Upholstering, Shmapholstering

I’m not the worlds most patient person. To most of you this is not earth-shattering news. When I decided to paint and reupholster some cheapie Goodwill chairs I knew I was in for quite the patience test.

Squares are easy. I can handle squares. Curved seat cushions are a whole different ballgame. This was the first chair I’ve ever made over so the whole process was sort of like trying to find your shoes after a night of too many cocktails.

I got my chairs out. Stared at them for a bit. And I just kept repeating, “I can do this.”

First step was to figure out how to take the cushion out. I’m not even joking when I tell you that I flipped the chair over and took a hammer to the bottom of the seat. I thought that maybe it would, I don’t know, pop right out? Yeah, no.

I finally discovered screws that were holding the seat in place. Four tiny screws that took me about 2 seconds to take out. Phew.

Then I prepped them for painting. They got a quick sponge bath and two coats of spray-paint primer.

Something I learned about spray painting on the deck is NOT to spray paint on the deck. We may or may not have to break out the power washer this spring.

After two more light and airy coats of white spray paint these suckers were ready to dry. I headed inside to tackle the seat cushions.

I used the leftover fabric from my sink skirt project and cut it to size. And yes, I’m sitting cross-legged working on the floor. That’s how I roll.

And then, the time came to use THE STAPLE GUN. Oh, how I love my staple gun.

Since stapling at 12, 3, 6, and 9 o’clock has always worked in the past, I used the same technique on my cushions. It’s a great way to make sure you’re not getting the fabric on all wonky. This is an especially important tip if you’re using a patterned fabric.

Once I flipped over her backside to make sure everything was straight and smooth I went to town on the edges. It went something like this: Staple, pull, staple, pull, staple, pull, staple, pull, staple, pull, staple, pull, staple, pull, staple, pull, staple, pull. You get the idea. A lot of staples. (If you’re trying this at home, make sure you’re not pull hard enough to stretch the fabric. Just a nice, firm tug will do.)

And then. It was time for the corners.

This is how I feel about upholstering corners:

After I collected myself I evaluated what needed to happen here. I found the best method was to let the corner fold itself, in a way. If you get the edges really taught, and then pull the fabric up toward the sky, it sort of naturally folds. Sort of. (Disclaimer: only sometimes.)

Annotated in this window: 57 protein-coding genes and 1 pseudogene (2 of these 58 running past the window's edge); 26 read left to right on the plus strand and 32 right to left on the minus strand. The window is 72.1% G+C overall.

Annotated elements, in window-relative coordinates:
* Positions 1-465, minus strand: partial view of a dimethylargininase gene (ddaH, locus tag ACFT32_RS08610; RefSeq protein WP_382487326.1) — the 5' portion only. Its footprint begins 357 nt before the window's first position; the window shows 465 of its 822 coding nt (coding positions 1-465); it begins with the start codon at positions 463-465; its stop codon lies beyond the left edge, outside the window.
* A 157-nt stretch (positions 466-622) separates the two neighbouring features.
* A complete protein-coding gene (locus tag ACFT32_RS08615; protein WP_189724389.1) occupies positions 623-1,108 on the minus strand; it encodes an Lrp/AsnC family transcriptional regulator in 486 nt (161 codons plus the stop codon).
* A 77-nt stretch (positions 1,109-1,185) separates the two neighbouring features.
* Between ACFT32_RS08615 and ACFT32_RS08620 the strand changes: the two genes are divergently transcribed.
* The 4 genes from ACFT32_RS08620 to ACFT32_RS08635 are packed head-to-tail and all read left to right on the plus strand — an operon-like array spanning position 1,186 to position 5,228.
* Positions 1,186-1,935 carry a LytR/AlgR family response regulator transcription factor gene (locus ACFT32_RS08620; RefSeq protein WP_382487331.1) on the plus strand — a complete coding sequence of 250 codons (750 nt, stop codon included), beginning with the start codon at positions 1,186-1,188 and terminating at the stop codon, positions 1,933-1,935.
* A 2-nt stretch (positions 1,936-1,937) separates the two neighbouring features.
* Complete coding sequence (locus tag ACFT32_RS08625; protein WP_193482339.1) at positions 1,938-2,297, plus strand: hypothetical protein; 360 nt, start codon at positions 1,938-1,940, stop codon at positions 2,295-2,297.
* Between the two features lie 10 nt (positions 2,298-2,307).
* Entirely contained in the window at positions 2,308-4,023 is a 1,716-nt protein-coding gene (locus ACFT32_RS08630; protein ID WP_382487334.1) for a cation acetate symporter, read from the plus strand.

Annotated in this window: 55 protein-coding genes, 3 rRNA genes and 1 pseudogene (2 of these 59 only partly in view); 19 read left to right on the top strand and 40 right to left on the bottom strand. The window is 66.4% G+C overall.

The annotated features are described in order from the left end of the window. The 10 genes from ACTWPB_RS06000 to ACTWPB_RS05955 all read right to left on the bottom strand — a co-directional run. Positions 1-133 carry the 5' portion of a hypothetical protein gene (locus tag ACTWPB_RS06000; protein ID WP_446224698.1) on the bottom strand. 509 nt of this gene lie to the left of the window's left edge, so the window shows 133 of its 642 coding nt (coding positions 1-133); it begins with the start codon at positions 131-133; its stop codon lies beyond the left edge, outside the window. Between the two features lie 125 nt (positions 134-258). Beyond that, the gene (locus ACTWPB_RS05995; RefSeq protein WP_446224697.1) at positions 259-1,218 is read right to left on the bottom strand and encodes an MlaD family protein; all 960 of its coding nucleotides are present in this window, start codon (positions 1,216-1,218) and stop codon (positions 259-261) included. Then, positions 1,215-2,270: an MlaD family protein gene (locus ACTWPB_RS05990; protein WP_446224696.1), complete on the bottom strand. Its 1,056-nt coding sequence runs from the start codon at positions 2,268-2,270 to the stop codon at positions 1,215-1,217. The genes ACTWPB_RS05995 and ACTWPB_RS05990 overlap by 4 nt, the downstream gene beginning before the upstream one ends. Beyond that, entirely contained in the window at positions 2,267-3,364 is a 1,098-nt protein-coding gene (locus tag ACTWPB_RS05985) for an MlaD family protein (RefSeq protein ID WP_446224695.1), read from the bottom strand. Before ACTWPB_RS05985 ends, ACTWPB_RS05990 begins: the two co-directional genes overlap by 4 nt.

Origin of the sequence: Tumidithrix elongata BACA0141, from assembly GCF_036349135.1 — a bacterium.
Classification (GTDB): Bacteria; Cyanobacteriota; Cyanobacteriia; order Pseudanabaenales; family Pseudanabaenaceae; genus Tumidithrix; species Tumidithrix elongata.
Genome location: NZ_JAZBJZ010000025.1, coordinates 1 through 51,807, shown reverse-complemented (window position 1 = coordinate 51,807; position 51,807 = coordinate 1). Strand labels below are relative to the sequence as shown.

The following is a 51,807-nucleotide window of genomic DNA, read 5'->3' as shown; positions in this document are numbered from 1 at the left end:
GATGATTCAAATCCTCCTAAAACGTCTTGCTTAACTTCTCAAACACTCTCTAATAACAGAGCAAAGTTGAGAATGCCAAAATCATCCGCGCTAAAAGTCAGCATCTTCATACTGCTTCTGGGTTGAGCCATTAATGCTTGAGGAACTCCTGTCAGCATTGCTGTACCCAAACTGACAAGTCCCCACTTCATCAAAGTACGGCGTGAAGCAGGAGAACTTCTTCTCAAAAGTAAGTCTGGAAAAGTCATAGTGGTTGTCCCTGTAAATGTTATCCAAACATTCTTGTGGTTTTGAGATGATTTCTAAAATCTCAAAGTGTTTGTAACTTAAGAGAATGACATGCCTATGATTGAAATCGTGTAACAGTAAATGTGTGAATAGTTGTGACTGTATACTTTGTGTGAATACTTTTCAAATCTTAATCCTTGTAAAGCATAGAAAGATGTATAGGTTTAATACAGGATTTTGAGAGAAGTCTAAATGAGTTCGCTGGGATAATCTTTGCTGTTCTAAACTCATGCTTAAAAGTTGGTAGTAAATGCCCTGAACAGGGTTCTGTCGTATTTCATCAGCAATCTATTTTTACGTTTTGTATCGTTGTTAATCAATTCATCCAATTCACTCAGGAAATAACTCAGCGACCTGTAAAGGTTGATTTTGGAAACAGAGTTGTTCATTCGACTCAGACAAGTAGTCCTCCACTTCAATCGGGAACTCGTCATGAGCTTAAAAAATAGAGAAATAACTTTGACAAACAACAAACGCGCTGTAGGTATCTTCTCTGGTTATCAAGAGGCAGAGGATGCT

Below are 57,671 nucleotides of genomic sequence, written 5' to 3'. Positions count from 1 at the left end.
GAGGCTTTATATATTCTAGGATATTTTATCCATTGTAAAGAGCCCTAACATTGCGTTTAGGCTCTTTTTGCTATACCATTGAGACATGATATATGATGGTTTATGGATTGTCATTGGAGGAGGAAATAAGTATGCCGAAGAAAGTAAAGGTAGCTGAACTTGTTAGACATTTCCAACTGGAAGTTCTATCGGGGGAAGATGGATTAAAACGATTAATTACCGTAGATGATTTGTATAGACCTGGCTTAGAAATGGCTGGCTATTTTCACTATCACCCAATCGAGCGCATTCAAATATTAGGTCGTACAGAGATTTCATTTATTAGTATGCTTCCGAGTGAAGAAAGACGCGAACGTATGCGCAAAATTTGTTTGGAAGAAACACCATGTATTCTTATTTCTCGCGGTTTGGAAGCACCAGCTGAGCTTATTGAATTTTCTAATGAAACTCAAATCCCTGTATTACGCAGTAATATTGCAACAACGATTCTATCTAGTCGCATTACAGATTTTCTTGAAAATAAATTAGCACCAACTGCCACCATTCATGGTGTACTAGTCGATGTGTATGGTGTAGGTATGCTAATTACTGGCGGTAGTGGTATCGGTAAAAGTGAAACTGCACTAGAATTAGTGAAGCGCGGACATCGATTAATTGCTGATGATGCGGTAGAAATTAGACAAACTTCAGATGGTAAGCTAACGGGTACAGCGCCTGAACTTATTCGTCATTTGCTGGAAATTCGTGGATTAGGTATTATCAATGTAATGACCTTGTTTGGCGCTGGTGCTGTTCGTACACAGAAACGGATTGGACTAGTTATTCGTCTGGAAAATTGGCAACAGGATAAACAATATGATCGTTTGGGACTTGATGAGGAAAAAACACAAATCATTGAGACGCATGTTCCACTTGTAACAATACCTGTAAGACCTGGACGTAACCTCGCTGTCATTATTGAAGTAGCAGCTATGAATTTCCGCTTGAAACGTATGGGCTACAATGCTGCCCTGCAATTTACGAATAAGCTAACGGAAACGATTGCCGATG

See what I mean? I recommend keeping your staple gun nearby because as soon as you have it in place, put a staple on it. (Sorta like: put a bird on it.)

Now do that seven more times (for both cushions) and 27 short hours later you’ll have new seat cushions!

A big difference from where we started, right? As thrilled as I was, the cool, white paint was a little too white for my taste. I tried using the antique glaze I used in the I Love Lamp post, but it didn’t have quite the same effect. I think it has something to do with the spray paint I used being flat instead of glossy. I had zero working time with the glaze, so as soon as I sponged it on it was basically there until the end of time. Or until I painted over it. AGF — Antique Glaze Forever.

What do you think? I’m not a big fan. I think it just looks dirty, which was sort of a big Womp Womp after finishing this whole project. BUT. This is the real world. Sometimes projects don’t turn out exactly how you hope, and I promised to share all of my failures along with my successes. So, here you go. FAIL.

Eventually I’d like to track down a can of warm white spray paint and just repaint both chairs and call it a day. In the meantime, I’m just going to let these guys hang out in the completely and utterly unused third bedroom. A Time Out, if you will. For misbehavior.

Even though this little project didn’t turn out exactly how I had hoped, I’m still pretty pleased with the transformation.

They went from Country Home to Shabby Chic Loft. Or something like that.

Steve’s parents are coming for a visit this weekend so we’ll be somewhat on a project standstill for the new few days. This will be the first time they’ve seen the house and we can hardly wait to show it to them. I’ll be gone for a few days, but I promise to be back with painting updates! We’ve picked a painting company and the next step is picking out paint colors. FOR THE WHOLE HOUSE.

If I’m not back in a few days I’m either buried under paint swatches or have been so completely overwhelmed that I’ve moved to Abu Dhabi. I bet they don’t have as many wall color options there.

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4 thoughts on “Upholstering, Shmapholstering

  1. I absolutely love how they turned out and the way you kind of distressed them. I think you are just being very demanding of yourself. I was scared of reupholstering my chairs (that used to be white before my toddler decided she no longer wants to sit on a highchair), but after seeing your project I wil give it a go.
    Thanks for sharing.

  2. Love your colorful expression of your distaste for corners. My sentiments, exactly! I finally got a lucky tip from the lady at the fabric shop. Not sure if you already got this little tip, but next time try doing the corners first. Do one, then the one directly catty cornered from it, then one next to it, followed by the one catty cornered from that one — like making an X. Once you’ve done that, do the sides. It makes the corners neater, and it also helps with keeping the grain of the fabric straight. Hey, your chairs look awesome! They don’t look dirty, just aged. I love ’em!

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